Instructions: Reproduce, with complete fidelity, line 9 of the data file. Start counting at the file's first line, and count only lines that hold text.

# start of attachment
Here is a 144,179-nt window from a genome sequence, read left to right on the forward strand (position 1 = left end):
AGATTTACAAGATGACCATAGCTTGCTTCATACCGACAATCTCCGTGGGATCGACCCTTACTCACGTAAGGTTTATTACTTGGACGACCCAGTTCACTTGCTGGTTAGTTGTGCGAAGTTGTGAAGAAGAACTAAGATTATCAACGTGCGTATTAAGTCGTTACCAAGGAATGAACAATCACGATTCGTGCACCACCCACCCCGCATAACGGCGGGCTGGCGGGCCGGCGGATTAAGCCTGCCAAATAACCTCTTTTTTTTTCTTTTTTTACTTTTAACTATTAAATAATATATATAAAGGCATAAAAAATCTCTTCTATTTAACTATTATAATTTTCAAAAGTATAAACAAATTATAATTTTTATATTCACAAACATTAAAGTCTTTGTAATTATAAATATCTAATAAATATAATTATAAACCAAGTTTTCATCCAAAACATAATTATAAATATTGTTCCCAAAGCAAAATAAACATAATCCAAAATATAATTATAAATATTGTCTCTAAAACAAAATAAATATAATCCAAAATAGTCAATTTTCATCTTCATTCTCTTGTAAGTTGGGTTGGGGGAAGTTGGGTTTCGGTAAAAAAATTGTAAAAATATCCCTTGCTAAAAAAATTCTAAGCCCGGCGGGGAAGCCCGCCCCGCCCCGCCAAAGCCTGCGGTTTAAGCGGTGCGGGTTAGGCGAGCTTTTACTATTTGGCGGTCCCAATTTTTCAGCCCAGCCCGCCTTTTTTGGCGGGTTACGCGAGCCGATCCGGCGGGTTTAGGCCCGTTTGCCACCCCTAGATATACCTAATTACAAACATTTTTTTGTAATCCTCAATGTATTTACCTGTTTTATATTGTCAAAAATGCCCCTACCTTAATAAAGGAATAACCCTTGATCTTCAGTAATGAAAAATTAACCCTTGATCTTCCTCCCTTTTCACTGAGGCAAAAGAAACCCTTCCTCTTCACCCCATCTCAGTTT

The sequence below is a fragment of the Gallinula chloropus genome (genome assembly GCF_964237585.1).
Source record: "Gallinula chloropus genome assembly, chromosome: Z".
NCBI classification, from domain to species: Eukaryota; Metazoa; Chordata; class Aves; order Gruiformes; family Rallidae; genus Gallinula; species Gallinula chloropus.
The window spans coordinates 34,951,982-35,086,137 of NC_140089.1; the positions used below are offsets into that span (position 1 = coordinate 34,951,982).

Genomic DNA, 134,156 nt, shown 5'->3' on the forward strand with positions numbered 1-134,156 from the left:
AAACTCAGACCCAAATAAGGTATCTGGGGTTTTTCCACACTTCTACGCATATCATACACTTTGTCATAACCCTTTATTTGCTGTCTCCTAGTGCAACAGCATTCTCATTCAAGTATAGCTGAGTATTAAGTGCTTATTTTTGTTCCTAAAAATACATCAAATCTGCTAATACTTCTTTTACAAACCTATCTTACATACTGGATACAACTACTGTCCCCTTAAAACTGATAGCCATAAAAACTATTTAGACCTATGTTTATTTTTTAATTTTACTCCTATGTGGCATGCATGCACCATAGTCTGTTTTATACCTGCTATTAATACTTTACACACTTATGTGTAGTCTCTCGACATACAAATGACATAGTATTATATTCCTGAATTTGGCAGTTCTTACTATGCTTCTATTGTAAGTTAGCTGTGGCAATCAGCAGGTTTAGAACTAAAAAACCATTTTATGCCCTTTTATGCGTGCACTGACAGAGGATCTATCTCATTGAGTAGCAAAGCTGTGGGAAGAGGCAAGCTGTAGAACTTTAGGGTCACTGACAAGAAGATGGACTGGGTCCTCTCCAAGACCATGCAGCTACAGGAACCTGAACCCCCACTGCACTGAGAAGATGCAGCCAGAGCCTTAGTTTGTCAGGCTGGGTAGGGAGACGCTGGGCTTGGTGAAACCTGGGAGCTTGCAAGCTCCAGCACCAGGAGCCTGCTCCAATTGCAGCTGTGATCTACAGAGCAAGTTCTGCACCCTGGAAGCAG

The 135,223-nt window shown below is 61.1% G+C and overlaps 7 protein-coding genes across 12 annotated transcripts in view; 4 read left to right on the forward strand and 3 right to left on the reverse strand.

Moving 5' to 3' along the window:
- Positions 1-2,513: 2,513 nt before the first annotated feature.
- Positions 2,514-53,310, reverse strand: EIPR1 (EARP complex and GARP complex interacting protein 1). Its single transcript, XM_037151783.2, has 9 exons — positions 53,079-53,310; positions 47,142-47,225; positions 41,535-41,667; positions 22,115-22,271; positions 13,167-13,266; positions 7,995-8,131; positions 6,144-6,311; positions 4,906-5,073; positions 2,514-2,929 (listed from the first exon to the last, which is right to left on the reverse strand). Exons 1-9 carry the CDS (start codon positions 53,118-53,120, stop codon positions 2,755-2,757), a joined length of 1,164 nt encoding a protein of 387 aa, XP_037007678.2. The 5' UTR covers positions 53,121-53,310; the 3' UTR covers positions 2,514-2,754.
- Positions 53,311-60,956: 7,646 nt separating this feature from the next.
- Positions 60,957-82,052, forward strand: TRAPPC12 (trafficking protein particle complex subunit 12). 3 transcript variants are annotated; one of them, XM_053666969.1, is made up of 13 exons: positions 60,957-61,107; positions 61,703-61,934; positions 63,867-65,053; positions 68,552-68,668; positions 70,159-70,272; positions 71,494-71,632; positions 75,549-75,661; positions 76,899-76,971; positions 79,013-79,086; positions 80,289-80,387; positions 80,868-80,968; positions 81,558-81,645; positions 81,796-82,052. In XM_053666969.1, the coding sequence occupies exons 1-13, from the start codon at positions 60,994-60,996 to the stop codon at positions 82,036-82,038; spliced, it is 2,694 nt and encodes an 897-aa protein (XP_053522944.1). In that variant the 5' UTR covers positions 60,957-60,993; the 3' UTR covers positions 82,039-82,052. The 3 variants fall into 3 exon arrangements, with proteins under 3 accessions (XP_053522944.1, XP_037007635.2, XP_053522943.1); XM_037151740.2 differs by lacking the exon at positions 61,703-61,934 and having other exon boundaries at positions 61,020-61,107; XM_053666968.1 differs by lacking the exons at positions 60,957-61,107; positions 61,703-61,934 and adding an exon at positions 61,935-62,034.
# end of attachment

The 135,223-nt window shown below is 61.1% G+C and overlaps 7 protein-coding genes across 12 annotated transcripts in view; 4 read left to right on the forward strand and 3 right to left on the reverse strand.